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A Northumberland Alpine Gardener's Diary

This entry: 03 September 2006 by John Richards

Northumberland diary entry 3

Northumberland Diary 3. September 3rd 2006.

In the last issue I talked about replanting troughs, using pieces of shale as topdressing for vertical crevices, and I showed an example of a trough which was itself made from pieces of shale cemented together, looking slightly like a hedgehog! I have no old stone troughs here, not being a millionaire, but I do have a variety of containers which I use as troughs, and which many of the smaller plants seem to enjoy. In total I have about 30 such ‘troughs’, although ten or so of these are fishboxes reserved for Asiatic primulas and these are kept in shady conditions. I hope to write about these in the future, perhaps next week.

In the meantime, here are two more of the seven containers I have replanted in the last two weeks. Perhaps I should first say what I did. Choosing cool damp conditions (not difficult at present!), I carefully dug out all the old plants using a garden fork and trowel, trying to keep the root balls intact. Many plants were too big for replanting in troughs, and were planted in the rock garden, potted up, propagated, or all three of these! The trough was then empted with a spade into a barrow and the old soil dumped under apple trees where the removal of a stump had left a cavity. The drainage holes were cleaned out and carefully covered with crocks so that they could not be plugged with the more impermeable elements of the new compost which always seem to settle at the bottom.

The trough was then refilled with used potting compost, to which about 20% by volume granite grit and some trench fertiliser had been added. All my old compost is dumped through the year in a hidden spot under a large tree, and is periodically turned over with a spade to mix it and keep it all damp. Much of this compost comes from repotting bulbs in late July to August, and from potting on or planting out seedlings about that time, so late August is a good time to refurbish troughs.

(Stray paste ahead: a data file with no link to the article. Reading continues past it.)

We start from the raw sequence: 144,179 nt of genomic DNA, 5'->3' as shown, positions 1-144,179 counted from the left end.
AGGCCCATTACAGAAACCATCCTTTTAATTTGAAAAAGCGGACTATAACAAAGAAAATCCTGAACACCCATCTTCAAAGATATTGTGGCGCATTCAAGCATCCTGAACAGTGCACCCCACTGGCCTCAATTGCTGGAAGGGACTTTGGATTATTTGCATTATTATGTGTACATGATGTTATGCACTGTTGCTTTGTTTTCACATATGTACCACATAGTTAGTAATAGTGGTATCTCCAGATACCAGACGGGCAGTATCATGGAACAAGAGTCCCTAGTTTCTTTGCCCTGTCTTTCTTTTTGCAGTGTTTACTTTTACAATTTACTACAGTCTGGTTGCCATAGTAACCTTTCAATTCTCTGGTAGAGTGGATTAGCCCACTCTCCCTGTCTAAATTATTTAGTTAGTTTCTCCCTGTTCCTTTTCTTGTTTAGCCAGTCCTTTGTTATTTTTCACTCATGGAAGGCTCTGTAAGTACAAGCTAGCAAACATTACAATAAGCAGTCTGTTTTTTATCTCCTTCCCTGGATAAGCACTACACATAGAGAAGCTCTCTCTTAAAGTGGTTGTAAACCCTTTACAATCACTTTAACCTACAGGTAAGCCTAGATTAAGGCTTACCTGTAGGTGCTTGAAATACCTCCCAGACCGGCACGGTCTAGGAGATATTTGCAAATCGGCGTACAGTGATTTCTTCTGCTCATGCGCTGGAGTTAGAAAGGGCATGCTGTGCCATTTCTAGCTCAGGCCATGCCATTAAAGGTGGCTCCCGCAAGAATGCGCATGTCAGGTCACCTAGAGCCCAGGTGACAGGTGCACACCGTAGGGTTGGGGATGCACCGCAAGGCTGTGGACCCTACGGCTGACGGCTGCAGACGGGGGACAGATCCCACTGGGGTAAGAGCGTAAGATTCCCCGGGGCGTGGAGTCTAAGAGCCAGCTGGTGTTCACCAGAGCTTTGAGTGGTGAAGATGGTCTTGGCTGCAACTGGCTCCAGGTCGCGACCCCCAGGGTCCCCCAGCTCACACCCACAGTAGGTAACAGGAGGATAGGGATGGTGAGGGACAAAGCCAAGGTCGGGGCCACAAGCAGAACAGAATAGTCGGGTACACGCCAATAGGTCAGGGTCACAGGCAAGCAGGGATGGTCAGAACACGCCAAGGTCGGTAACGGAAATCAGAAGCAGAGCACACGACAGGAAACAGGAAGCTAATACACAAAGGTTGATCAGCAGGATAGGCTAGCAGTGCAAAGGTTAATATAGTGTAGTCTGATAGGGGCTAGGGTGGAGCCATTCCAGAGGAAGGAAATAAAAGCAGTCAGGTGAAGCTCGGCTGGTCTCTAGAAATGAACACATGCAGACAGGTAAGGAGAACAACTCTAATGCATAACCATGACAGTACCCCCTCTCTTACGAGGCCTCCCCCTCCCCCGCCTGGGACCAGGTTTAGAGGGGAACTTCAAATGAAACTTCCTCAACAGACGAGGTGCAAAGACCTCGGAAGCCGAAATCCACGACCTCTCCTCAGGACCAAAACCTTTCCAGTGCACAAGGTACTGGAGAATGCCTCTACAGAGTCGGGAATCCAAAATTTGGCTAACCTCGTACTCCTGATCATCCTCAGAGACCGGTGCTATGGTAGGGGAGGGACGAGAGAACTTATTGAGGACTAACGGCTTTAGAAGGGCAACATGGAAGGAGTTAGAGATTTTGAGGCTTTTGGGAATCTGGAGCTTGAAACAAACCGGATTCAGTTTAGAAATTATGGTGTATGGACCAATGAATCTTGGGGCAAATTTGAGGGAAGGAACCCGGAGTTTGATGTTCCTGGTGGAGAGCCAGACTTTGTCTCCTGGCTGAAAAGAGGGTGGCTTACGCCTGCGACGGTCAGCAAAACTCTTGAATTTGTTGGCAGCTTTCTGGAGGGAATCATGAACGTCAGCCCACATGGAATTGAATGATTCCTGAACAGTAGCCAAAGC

The first of the troughs shown here was being used as a cattle feeding trough before a friend bought the field and kindly gave me the trough some 20 years ago. He is massive (over two metres tall and about 100 kilos in new money), which was just as well when it came to shifting it! It is made locally (stamped ‘Corbridge’) and is a good size (about 1 m long) and made from a nicely weathered ironware. Up to now, its planting had been dominated by two large lumps of tufa (see below) and an even larger Daphne arbuscula, which is now in a pot. It will be interesting to see if the daphne survives the move. As I had been able to propagate it, I was encouraged to risk its loss by attempting the refurbishment. The photos here show this trough halfway through the replanting procedure, and after the planting was finished.

Here it is planted.

The second trough I am showing was made about ten years ago from five Yorkstone pavers, in which holes had been drilled to allow the sections to be bolted together using angle brackets from the inside. Outside, the bolt heads are hidden by cement mixed with the dust from drilling.

Tufa troughs

One large lump of tufa which had occupied the Corbridge trough was well-populated with Draba imbricata, an equally big Saxifraga marginata, and several smaller porophyllum saxs, including S. scardica and S. wendelboi. Here it is shown removed from the trough. These plants have been totally reliant on this lump of Welsh tufa over a period of 15 years.

I have replanted these pieces of tufa into fishbox troughs. In what is becoming the time-honoured manner, I had painted these troughs with a plasticated paint for outside use the colour of old stone, and then threw dry gritty sand at the fishbox while the paint was still wet. It is important to make sure the box has drainage holes (most do). Unlike some of our Scottish friends, I don’t feel the need to stress the fishbox with a heatgun to achieve a Daliesque effect, which I find peculiarly revolting. Whats wrong with the shape of a fishbox? It has been suggested that these fishbox troughs have a limited life, but I have now had some of these for seven years. 

In the last entry, I mentioned that some of the colchicums have started to flower, and here is the patch of C. bivonae, taken yesterday. In case purists complain that the flowers do not appear to be tessellated (chequered), in fact they are! C. ‘agrippinum’, that vigorous C. variegatum hybrid, is also in full flower now, in the garden where it is cooler but not yet in a pot.

Finally, Drosanthemum hispidum, which Roy Nunn gave me last autumn. This is a super little plant for the alpine house, native to the High Karroo, totally hardy under glass, and with a very long flowering period. The flowers only open in the morning and early afternoon.

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